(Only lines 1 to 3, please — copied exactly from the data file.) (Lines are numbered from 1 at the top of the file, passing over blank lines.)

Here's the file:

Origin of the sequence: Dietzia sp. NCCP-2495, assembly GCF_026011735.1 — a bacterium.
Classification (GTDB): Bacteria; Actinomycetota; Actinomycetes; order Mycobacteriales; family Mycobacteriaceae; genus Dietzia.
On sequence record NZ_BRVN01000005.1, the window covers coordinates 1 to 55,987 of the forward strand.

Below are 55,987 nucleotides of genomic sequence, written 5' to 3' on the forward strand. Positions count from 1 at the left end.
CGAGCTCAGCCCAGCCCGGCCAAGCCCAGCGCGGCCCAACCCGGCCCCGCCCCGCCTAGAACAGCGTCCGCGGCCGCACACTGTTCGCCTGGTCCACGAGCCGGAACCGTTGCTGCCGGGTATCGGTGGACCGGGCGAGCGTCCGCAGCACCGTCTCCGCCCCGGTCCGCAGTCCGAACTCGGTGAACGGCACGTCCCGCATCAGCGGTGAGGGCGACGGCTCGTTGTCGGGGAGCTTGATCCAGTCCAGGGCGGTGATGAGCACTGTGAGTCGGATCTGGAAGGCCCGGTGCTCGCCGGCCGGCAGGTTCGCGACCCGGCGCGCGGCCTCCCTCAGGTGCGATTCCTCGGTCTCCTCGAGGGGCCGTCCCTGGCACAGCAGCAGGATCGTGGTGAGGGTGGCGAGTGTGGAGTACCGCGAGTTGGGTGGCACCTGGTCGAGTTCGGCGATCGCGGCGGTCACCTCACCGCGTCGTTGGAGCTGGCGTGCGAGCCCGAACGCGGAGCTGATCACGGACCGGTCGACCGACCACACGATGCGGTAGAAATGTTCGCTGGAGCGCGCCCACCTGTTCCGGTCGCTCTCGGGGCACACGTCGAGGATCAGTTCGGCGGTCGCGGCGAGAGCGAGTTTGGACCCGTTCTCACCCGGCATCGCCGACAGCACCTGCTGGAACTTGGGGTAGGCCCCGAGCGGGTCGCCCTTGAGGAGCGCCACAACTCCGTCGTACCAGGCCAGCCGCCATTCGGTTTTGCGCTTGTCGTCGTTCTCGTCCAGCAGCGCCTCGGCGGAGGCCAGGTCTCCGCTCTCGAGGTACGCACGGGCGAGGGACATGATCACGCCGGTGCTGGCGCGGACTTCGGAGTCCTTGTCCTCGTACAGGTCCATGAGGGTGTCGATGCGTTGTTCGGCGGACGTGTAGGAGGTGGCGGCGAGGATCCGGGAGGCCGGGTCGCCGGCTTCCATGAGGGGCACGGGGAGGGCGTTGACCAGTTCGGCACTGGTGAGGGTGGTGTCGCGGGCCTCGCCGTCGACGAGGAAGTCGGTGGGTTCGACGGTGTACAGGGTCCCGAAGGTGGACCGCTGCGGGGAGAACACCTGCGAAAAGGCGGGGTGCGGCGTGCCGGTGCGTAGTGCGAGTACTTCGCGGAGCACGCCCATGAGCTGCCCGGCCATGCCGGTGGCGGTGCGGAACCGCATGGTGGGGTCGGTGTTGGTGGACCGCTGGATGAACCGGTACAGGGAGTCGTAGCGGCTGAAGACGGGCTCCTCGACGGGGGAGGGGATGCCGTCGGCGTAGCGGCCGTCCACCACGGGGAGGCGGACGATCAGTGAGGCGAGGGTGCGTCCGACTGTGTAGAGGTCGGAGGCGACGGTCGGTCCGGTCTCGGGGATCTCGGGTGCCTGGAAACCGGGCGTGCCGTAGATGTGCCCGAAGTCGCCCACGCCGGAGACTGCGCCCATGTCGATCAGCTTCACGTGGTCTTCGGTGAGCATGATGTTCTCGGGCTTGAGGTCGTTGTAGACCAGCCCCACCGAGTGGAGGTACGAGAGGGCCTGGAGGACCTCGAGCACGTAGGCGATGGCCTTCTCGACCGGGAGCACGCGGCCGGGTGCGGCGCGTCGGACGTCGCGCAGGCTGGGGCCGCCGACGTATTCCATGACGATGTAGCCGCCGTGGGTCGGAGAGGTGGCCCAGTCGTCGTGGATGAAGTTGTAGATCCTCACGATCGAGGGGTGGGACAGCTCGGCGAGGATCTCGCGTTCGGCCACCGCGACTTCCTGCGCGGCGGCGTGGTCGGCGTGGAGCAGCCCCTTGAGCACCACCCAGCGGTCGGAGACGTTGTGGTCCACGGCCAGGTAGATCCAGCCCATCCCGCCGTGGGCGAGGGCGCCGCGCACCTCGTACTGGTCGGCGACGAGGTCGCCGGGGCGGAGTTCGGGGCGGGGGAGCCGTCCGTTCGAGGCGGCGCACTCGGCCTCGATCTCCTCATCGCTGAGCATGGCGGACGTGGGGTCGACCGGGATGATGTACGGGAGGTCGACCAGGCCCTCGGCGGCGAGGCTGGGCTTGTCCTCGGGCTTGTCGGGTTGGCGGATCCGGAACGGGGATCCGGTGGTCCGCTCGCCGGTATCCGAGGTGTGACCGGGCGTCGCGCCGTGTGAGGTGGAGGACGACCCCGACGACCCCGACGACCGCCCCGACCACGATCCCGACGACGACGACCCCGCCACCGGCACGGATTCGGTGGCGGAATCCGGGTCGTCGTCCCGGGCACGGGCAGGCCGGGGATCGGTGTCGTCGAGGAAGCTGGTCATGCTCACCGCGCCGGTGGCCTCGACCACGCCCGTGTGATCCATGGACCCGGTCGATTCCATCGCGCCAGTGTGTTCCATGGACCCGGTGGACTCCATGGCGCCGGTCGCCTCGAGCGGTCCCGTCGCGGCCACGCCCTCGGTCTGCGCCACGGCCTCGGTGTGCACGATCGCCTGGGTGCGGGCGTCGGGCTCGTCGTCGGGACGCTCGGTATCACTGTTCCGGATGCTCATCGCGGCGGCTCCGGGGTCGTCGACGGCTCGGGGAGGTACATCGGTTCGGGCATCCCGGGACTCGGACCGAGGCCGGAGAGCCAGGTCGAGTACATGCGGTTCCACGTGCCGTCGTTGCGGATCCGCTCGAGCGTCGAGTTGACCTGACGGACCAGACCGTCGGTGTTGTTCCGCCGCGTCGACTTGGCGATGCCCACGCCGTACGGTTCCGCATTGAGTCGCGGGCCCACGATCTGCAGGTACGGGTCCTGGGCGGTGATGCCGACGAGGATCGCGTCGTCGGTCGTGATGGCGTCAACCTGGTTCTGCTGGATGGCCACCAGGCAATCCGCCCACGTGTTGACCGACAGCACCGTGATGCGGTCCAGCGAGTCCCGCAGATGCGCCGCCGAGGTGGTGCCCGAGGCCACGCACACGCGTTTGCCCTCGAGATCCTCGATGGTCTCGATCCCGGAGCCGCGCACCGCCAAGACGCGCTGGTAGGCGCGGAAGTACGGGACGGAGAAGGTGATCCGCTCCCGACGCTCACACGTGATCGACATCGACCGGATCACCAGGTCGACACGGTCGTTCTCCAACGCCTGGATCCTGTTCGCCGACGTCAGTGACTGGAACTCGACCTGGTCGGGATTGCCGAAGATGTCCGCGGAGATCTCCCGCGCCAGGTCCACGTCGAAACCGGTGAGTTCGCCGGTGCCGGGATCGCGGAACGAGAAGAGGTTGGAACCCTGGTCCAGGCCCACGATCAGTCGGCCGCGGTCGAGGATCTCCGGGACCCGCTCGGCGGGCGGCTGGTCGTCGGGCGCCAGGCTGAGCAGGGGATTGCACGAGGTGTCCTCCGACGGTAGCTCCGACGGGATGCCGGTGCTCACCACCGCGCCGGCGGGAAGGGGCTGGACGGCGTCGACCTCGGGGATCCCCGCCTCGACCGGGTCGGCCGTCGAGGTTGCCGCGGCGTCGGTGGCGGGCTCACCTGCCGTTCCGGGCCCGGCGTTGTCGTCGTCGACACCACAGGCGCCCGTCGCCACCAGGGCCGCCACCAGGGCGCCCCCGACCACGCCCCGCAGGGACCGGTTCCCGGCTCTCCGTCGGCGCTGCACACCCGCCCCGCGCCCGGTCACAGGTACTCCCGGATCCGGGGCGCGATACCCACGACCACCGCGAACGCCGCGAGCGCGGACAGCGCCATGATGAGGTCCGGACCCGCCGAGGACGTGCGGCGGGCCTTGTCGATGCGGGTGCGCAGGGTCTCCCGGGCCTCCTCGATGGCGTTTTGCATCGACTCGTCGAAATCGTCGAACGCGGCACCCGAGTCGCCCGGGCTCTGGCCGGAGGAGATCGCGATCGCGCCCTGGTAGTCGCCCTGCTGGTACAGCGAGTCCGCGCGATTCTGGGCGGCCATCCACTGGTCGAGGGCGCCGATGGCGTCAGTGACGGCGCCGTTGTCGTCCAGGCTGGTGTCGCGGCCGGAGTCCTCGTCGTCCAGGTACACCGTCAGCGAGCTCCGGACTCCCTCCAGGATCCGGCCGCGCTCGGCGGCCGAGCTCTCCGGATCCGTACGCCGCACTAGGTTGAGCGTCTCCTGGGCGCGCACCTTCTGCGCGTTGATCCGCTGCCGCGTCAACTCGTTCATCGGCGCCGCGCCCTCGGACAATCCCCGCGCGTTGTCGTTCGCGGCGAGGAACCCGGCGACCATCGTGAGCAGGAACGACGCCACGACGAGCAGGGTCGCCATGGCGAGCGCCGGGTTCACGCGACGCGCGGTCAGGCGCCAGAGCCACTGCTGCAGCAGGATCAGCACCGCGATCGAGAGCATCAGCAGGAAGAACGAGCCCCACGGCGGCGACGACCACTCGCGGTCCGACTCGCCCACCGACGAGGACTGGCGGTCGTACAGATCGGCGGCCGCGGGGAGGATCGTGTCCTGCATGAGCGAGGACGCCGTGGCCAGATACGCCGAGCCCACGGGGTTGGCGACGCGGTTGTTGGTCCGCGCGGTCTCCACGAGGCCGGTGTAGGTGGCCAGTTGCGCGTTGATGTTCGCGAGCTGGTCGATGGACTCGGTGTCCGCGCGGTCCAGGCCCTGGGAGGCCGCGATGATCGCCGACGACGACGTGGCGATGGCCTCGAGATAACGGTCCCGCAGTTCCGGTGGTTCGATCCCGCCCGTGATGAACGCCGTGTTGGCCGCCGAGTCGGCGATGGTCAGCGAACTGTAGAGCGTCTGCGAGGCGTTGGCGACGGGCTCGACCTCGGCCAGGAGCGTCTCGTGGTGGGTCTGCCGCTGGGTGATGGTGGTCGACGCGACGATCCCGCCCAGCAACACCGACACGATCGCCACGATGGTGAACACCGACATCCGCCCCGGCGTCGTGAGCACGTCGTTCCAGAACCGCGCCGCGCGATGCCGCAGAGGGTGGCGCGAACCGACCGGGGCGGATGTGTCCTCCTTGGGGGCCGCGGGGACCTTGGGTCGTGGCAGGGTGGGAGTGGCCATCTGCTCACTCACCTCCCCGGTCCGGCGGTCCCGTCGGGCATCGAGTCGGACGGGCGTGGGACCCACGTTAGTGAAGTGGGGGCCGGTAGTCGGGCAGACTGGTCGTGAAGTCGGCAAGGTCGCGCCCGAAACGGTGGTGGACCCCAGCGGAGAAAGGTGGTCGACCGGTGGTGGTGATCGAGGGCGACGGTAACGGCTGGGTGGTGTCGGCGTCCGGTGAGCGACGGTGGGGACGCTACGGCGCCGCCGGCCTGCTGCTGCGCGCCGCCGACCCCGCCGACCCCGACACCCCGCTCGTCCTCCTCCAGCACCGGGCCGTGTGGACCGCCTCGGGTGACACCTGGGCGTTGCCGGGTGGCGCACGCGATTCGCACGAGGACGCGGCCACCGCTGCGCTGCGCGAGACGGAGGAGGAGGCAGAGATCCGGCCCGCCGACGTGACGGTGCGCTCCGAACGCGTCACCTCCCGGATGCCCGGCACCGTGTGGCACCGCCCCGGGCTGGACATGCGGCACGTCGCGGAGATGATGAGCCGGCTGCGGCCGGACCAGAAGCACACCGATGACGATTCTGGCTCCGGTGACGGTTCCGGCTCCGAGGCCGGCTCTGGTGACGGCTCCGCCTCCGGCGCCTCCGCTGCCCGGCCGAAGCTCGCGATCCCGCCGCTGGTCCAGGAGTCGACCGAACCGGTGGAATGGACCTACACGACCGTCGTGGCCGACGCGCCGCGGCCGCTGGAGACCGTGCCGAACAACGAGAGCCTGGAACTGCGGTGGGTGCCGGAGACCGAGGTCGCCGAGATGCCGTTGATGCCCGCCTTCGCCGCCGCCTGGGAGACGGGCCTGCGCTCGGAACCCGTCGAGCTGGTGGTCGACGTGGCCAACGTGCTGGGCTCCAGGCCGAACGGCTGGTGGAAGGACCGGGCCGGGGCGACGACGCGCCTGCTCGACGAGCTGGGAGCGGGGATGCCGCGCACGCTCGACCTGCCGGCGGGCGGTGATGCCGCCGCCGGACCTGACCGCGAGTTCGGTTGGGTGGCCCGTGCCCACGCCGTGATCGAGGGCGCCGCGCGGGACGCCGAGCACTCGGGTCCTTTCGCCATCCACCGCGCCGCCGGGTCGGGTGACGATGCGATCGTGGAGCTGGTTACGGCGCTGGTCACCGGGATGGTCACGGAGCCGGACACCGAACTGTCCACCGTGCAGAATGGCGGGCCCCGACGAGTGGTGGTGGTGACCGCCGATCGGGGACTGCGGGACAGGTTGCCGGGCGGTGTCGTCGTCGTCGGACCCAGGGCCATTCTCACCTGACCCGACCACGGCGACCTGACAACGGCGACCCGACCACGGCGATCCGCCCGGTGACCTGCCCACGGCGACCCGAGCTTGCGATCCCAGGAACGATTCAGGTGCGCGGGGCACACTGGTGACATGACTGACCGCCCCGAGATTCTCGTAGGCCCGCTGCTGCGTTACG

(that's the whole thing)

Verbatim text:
Origin of the sequence: Dietzia sp. NCCP-2495, assembly GCF_026011735.1 — a bacterium.
Classification (GTDB): Bacteria; Actinomycetota; Actinomycetes; order Mycobacteriales; family Mycobacteriaceae; genus Dietzia.
On sequence record NZ_BRVN01000005.1, the window covers coordinates 1 to 55,987 of the forward strand.